Tamara S. Wagner, ed. Victorian Settler Narratives: Emigrants, Cosmopolitans and Returnees in Nineteenth-Century Literature
Tamara S. Wagner, ed. Victorian Settler Narratives: Emigrants, Cosmopolitans and Returnees in Nineteenth-Century Literature. London: Pickering & Chatto, 2011. Gender and Genre 5. x+288 pp. £60.00 / $99.00 (c).
A timely contribution to the growing field of settler studies, Victorian Settler Narratives reads across once-settled boundaries between metropole and colony, the imperial and the national, Britain and North America, the nineteenth and the twentieth centuries, the canonical and the non-canonical, fiction and non-fiction alike. Suggesting “cross-pollination” @ Terra Walston Joseph, “‘A Curious Political and Social Experiment’: A Settler Utopia, Feminism and a Greater Britain in Catherine Helen Spence’s Handfasted,” in Victorian Settler Narratives, p. 214. rather than hybridity as a model for thinking about imperial exchange, it examines not only metro-colonial but also inter-colonial relations; not only the local and the global but also the cosmopolitan; not only the settler memoir, the periodical essay and the novel but also the connections between them. The idea that the British Empire, like Orientalism, was “a system of circulation”@ Tony Ballantyne, Orientalism and Race: Aryanism in the British Empire (Basingtoke: Palgrave, 2002), p. 14 is increasingly influencing postcolonial scholarship, as evinced by growing attention to the global and transnational.@ See, for instance, two superb collections co-edited by Tony Ballantyne and Antoinette Burton: Bodies in Contact: Rethinking Colonial Encounters in World History (Durham: Duke UP, 2005) and Moving Subjects: Gender, Mobility, and Intimacy in an Age of Global Empire (Urbana: U of Illinois P, 2008). More than a decade ago, Tony Ballantyne suggested “the metaphor of the web”—one quite similar to that of cross-pollination—“for the conceptualization of the imperial past” (Orientalism 14), and though his work is not cited anywhere in Wagner’s collection, Victorian Settler Narratives reflects his critical position both that “networks and exchanges . . . shaped the empire” and that “colonial knowledge” is “fundamentally intertextual.” @ Tony Ballantyne, “Race and the Webs of Empire: Aryanism from India to the Pacific,” in The Journal of Colonialism and Colonial History 2.3 (2001), para. 2, Project Muse, web, 14 Dec. 2011. Collectively, the fourteen essays Wagner has chosen depict “Anglo-Saxon global modernity” (Joseph 214) as a shifting, uneven, never-to-be-realized formation, produced by discourse; comprised of networks of communication, identification, and portability; and contingent on both differentiation and association.
Undergirding these essays on emigrants, temporary settlers, adventurers, convicts, cosmopolitans, and returnees is the domestic: its meaning, its utility, and, not least, its flexibility. Because of its centrality and broad applicability, it would be helpful if the term were more precisely employed and critically situated. The claim, for instance, that “home [was] arguably the most central idea in Victorian culture” needs not only evidence but also explanation.@ Tamara S. Wagner, “Introduction: Narrating Domestic Portability: Emigration, Domesticity and Genre Formation,” in Victorian Settler Narratives, p. 1. And if “the establishment of lasting settlements and successfully transposed family homes—with all the ideological ballast and potential ingrained in them—really was what nineteenth-century mass migration was all about” (Wagner, “Introduction” 10), that ballast, and metropolitan domesticity more generally, needs further exploration. Wagner’s enticing first-page claim that “emigration offered metaphors for a larger sense of feeling unsettled at home” remains undeveloped (1). Though in her essay “Settling Back in at Home: Imposters and Imperial Panic in Victorian Narratives of Return,” Wagner provocatively suggests that “disruptive imports commonly feature as shorthand for the disruption of homes that may already be ruptured from within” (114), she does not probe this connection either. A more sustained engagement with the influence of colonial domesticity on the metropolitan would better illustrate the cross-pollination that the collection so compellingly avows.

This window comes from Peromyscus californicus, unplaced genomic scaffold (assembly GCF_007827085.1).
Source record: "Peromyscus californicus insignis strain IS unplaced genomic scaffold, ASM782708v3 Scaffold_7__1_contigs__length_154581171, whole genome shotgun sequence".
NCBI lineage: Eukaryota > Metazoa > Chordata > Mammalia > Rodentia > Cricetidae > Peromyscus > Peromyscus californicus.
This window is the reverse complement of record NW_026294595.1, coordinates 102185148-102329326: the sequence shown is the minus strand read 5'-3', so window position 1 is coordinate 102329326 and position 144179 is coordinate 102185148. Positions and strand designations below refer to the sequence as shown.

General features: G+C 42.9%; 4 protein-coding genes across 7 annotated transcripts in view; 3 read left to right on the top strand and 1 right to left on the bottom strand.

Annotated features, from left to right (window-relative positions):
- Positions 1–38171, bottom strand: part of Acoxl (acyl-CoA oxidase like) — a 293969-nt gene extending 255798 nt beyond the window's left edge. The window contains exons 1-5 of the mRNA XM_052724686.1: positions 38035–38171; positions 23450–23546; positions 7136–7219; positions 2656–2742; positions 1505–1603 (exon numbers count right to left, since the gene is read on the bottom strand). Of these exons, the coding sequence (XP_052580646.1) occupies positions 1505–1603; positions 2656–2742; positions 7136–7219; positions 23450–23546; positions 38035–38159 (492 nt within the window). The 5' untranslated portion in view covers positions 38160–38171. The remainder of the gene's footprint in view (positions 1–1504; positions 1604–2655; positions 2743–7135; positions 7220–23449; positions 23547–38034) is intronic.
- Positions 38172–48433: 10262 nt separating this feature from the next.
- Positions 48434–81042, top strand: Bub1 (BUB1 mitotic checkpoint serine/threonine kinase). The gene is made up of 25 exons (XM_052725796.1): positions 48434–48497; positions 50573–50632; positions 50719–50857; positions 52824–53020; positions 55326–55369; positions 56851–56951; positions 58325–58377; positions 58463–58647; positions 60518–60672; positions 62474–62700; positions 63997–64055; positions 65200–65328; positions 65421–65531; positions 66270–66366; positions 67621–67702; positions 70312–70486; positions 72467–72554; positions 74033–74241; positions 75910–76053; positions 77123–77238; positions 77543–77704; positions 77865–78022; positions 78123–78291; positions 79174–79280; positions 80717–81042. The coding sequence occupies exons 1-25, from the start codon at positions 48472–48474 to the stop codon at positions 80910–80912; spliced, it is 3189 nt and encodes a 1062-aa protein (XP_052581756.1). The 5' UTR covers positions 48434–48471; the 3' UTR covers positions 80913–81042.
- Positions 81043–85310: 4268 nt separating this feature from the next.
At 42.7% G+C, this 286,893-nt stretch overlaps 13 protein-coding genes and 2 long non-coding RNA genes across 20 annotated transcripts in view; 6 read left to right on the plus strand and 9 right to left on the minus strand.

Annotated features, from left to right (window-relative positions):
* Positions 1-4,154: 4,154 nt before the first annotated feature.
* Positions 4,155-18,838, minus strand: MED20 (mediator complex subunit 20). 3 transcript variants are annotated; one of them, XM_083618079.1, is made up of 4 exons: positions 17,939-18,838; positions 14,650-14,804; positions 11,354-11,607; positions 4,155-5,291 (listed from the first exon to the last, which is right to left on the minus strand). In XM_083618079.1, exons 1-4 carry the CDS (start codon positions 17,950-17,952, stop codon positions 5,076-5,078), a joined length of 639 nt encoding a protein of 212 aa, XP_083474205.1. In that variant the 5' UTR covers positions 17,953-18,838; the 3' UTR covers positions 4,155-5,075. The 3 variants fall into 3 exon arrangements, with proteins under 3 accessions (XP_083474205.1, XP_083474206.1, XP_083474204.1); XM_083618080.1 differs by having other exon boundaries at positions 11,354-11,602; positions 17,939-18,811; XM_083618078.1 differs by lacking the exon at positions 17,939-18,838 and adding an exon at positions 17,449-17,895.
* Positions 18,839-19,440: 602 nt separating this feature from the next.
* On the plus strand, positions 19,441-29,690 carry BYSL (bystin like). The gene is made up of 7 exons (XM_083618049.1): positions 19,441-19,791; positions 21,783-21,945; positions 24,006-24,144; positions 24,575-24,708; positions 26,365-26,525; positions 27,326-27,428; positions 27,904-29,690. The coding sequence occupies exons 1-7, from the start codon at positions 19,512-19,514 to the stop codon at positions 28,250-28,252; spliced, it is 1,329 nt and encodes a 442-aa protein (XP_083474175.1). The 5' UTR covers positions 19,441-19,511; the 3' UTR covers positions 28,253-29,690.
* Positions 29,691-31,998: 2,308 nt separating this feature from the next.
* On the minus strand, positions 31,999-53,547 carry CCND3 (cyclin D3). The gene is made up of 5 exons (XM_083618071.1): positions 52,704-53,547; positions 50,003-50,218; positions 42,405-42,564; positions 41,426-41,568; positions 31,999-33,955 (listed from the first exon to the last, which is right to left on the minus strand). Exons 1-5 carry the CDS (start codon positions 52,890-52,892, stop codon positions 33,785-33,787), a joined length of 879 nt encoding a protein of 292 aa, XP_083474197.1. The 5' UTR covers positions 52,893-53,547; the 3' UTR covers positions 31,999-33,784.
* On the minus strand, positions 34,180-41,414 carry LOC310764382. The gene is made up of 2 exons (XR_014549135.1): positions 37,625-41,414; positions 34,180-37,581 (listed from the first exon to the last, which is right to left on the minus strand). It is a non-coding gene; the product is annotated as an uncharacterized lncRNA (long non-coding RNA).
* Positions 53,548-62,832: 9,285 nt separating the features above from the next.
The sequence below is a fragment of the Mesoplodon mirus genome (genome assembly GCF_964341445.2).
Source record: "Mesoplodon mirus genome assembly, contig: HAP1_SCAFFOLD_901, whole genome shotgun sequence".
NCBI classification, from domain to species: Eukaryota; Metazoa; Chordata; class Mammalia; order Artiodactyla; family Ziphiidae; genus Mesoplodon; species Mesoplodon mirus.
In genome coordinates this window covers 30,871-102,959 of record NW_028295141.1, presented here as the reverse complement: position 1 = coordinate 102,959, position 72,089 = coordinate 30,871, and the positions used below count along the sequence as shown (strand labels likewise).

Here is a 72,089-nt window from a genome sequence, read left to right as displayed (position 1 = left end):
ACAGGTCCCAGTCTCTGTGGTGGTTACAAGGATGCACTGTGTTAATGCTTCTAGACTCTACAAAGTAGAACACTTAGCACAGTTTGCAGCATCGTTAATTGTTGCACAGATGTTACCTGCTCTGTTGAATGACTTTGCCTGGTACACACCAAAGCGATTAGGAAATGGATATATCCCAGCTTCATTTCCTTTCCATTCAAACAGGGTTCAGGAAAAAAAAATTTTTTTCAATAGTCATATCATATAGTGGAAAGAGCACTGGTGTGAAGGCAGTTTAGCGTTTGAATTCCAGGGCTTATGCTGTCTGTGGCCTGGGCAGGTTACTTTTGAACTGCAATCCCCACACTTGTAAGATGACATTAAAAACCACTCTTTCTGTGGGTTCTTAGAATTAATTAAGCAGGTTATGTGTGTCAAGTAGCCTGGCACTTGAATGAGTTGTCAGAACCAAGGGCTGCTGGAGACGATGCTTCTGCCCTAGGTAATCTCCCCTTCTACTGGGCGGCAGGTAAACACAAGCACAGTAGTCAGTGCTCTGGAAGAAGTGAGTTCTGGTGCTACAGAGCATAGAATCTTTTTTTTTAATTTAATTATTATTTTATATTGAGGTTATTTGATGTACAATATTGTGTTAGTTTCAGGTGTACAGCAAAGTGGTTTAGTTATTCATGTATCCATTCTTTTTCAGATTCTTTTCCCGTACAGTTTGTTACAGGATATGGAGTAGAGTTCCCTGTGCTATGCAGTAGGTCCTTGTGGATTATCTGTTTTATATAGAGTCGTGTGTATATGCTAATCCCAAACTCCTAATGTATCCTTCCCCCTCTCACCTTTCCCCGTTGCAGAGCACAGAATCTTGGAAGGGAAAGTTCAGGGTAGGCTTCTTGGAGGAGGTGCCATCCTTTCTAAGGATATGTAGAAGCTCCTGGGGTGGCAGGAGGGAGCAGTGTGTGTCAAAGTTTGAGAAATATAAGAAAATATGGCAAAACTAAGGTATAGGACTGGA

Victorian Settler Narratives successfully “question[s] and extend[s]” the critical argument that the role of women in the colonies was limited primarily to moral suasion, example, and influence (Wagner, “Introduction” 9). Stressing the many “creative aspects of women’s”—and, in fact, girls’—“experiences of emigration and settler life,” the collection offers alternative ways of reading female settlers and the colonial women who wrote about them. Kristine Moffat’s and Terra Walston Joseph’s essays (more on which below) are particularly strong in this regard. Wagner pinpoints “colonial girlhood,” “the movement of families,” and “colonial motherhood” as areas of critical neglect (10).@ Curiously, none of the contributors cites Anna Davin’s foundational essay, “Imperialism and Motherhood,” History Workshop Journal 5.1 (1978): 9-66. The first of these is the subject of three fine essays—covering female Crusoes, girls’ magazines, and girls’ adventure fiction—while the latter two remain largely unexamined. Though only passing attention is given to metropolitan women and the ways in which they were affected by the “wider sphere” their colonial sisters occupied,@ Terri Doughty, “Domestic Goddesses on the Frontier; or, Tempting the Mothers of Empire with Adventure,” in Victorian Settler Narratives, p. 193. this is something that might productively be taken up.